For our second last blog in this series I’ve chosen the word Magnitude

As a small business owner I’ve sometimes been struck by that aspect of being in business. The magnitude, scale or enormity of the task facing me.

I suppose that is part of the reason I am a mentor for businesses.  My aim is to help break down the magnitude of the task of managing the business by dealing more effectively with the multitude of problems that face is every day.

I see problems all the time (It’s often the reason I get called in the first place). Very often they have 2 facets. They are out are the expertise or at least the comfort zone of the business owner AND for one reason or another they have been put on the long finger and now there is significant pressure to get the problem resolved.  It has become the proverbial ‘elephant in the room’: not talked about but hanging there like a bad smell.  Often just addressing an issue head on can reduce it from an elephantine issue to one of much more manageable proportions.  On the other hand sometimes it is indeed Elephant sized.  I come back to the old schoolboy joke.  How do you eat an elephant? The answer One bite at a time. And in basic humour is simple wisdom.

When you look at the magnitude of the role of being a business owner you have so many roles to fulfil. A multitude of them!

Manager, Strategist, Marketeer, Estimator, Cost Controller, Purchasing, Salesperson, Project Manager, Customer support, Accounts department, credit controller, Cleaner, Coffee maker, counsellor and so on and so forth.

It is impossible for one person to be so gifted as to be able to fulfil all the roles perfectly. That is why business owners get overwhelmed, overstressed and even sick.

So how do we break it down to manageable – bite sized pieces

Four questions

  1. What’s the best use of my time right now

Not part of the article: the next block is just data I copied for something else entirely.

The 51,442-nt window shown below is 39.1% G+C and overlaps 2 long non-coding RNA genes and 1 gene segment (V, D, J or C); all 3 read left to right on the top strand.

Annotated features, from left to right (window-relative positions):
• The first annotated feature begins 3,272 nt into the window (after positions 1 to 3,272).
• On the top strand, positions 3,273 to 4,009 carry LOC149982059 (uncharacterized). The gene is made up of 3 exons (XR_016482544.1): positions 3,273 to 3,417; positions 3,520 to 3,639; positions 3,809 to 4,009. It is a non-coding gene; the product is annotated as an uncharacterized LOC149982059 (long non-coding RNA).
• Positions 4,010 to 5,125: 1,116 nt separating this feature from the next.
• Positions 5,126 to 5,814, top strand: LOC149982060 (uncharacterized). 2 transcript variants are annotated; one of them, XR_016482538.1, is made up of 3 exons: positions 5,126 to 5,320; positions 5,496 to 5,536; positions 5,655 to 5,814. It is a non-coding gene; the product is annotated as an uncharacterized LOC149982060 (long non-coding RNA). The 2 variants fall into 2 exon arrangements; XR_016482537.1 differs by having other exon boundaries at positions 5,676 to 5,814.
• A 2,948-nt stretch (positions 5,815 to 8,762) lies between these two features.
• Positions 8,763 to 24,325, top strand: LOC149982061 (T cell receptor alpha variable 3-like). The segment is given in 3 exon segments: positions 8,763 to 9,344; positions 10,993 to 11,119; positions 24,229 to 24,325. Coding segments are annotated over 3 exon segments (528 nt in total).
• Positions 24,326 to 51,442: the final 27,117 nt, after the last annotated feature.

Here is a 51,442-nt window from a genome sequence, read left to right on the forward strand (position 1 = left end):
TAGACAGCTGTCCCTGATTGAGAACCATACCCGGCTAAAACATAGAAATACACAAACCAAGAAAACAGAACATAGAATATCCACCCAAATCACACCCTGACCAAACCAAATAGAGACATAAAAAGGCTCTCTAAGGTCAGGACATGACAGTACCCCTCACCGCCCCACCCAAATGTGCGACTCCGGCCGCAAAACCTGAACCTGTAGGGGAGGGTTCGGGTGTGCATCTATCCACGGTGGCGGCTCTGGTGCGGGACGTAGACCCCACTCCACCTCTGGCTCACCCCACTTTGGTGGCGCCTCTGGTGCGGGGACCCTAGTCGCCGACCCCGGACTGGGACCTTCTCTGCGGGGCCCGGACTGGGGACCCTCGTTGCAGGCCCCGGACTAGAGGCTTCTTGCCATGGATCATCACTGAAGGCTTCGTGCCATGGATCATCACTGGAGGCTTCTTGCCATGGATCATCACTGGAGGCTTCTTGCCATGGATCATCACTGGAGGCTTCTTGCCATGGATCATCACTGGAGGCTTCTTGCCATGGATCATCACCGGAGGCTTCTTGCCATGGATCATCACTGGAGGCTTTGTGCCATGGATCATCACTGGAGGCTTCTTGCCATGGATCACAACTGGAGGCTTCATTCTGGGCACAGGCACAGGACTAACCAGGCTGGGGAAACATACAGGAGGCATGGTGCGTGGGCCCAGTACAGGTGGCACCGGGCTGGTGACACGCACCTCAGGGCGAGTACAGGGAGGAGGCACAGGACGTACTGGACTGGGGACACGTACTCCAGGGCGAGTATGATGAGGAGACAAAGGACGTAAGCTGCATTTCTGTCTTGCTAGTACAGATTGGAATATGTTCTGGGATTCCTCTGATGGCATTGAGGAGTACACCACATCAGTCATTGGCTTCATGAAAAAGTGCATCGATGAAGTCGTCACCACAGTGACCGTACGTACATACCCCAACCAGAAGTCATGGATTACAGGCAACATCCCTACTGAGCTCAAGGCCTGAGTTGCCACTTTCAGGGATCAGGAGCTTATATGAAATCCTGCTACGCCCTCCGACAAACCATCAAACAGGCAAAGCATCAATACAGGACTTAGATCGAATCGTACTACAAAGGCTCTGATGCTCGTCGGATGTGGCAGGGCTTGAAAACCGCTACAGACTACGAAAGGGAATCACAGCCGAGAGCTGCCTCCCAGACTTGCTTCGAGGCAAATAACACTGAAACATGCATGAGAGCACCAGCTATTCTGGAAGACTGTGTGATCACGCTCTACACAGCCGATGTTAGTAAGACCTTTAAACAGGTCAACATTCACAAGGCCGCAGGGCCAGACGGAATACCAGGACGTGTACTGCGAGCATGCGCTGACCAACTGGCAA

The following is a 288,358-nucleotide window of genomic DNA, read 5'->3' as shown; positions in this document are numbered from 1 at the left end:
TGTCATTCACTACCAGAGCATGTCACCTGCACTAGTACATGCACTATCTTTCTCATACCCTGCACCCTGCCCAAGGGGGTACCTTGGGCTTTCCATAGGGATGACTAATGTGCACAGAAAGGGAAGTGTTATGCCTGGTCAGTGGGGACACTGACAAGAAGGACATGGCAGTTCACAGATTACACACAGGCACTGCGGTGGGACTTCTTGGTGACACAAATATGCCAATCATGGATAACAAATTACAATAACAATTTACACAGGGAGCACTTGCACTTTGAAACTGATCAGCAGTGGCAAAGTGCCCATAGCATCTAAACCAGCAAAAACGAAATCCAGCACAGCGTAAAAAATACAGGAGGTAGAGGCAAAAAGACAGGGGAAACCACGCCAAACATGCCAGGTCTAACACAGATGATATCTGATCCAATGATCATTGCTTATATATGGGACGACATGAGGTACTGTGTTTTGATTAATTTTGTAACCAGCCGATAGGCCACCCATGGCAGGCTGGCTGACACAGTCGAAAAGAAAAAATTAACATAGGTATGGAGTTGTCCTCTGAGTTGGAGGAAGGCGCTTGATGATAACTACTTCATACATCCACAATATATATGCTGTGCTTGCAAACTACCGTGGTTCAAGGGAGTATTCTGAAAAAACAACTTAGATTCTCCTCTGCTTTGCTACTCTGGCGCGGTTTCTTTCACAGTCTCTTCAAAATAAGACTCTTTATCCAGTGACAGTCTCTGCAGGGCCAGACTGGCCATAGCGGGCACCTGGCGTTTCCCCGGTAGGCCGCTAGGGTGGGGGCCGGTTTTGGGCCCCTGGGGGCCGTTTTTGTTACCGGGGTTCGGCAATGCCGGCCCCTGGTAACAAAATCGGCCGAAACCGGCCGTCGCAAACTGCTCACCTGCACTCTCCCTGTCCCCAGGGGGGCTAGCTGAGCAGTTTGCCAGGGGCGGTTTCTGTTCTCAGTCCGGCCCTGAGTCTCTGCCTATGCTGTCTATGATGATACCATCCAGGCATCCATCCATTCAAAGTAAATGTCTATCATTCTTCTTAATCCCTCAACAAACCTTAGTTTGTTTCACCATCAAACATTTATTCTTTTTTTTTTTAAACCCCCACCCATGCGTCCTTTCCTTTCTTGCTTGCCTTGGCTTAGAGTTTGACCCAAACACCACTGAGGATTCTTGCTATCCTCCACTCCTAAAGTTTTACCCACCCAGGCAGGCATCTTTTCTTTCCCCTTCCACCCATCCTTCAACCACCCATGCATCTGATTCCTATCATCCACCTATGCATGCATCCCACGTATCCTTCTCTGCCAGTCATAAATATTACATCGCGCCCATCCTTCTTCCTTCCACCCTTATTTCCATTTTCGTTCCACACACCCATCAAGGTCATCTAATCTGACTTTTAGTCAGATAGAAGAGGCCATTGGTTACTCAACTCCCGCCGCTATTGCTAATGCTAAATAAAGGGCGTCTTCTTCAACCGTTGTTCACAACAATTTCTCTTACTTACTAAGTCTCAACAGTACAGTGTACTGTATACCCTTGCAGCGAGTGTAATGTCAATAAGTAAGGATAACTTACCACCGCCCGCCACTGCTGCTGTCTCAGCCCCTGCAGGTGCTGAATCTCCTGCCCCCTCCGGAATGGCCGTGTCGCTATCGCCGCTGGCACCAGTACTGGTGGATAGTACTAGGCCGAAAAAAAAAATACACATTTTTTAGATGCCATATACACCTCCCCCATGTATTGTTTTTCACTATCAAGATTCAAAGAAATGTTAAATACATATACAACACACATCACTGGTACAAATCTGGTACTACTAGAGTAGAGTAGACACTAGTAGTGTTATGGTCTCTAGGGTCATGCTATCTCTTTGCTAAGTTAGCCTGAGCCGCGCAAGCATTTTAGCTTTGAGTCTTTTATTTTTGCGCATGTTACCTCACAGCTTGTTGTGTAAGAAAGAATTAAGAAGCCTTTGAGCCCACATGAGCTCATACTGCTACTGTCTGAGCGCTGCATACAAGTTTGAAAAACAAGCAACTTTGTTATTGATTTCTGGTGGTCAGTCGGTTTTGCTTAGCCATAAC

2. What is the most urgent thing to do now
  3. What’s the most important
  4. What, of all the tasks I need to do is the one I like least?

If I look at all the tasks I have to do and I use this priority system I can then figure out what am I unlikely, or perhaps unwilling, to get around to.

Those tasks must then be delegated or abandoned.

The word delegate calls for a quality often lacking in the owners and managers of small business owners I’ve met. The willingness to ask for help. So that’s the first obstacle. If they are Important or urgent I’ll delegate them to whoever.  That could be a spouse, a child an employee or an accountant. Just a quick aside:  To delegate is not the same as to abdicate – we still have to make sure the job is done.

Now that reduces the multitude. And I keep doing that with tasks until the magnitude of what I am facing is manageable.  Now I schedule everything I have to do. BUT I can only schedule 60% of my time because other issues will crop up that need immediate attention.

If I do that regularly and I schedule regular tasks then the pressure starts to come off and I get control of the magnitude of the role. Then I start to feel less overwhelmed and the creativity has room to work and I bet the business grows again.

One last thought. If a one person business is turning over more than 80 to 90,000 a year (more than 8,000 a month) You definitely are on the edge of needing at least part time help. Otherwise the magnitude of the multitude of tasks will get too much

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